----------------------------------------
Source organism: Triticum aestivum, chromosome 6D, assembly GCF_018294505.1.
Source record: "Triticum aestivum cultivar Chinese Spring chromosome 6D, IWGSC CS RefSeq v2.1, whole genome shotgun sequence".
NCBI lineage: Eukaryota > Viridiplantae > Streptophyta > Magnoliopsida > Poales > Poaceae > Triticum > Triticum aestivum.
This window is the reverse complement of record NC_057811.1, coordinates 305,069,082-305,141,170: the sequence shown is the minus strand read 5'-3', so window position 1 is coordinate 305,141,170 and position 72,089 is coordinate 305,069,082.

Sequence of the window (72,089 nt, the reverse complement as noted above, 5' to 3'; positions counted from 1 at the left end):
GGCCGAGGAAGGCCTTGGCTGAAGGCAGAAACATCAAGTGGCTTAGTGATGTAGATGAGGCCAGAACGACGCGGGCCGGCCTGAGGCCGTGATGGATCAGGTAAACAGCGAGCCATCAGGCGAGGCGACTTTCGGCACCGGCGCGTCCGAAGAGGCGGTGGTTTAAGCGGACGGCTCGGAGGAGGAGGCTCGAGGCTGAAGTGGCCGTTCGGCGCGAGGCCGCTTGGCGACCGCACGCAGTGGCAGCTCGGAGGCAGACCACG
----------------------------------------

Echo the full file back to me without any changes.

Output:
Source organism: Triticum aestivum, chromosome 6D, assembly GCF_018294505.1.
Source record: "Triticum aestivum cultivar Chinese Spring chromosome 6D, IWGSC CS RefSeq v2.1, whole genome shotgun sequence".
NCBI lineage: Eukaryota > Viridiplantae > Streptophyta > Magnoliopsida > Poales > Poaceae > Triticum > Triticum aestivum.
This window is the reverse complement of record NC_057811.1, coordinates 305,069,082-305,141,170: the sequence shown is the minus strand read 5'-3', so window position 1 is coordinate 305,141,170 and position 72,089 is coordinate 305,069,082.

Sequence of the window (72,089 nt, the reverse complement as noted above, 5' to 3'; positions counted from 1 at the left end):
GGCCGAGGAAGGCCTTGGCTGAAGGCAGAAACATCAAGTGGCTTAGTGATGTAGATGAGGCCAGAACGACGCGGGCCGGCCTGAGGCCGTGATGGATCAGGTAAACAGCGAGCCATCAGGCGAGGCGACTTTCGGCACCGGCGCGTCCGAAGAGGCGGTGGTTTAAGCGGACGGCTCGGAGGAGGAGGCTCGAGGCTGAAGTGGCCGTTCGGCGCGAGGCCGCTTGGCGACCGCACGCAGTGGCAGCTCGGAGGCAGACCACG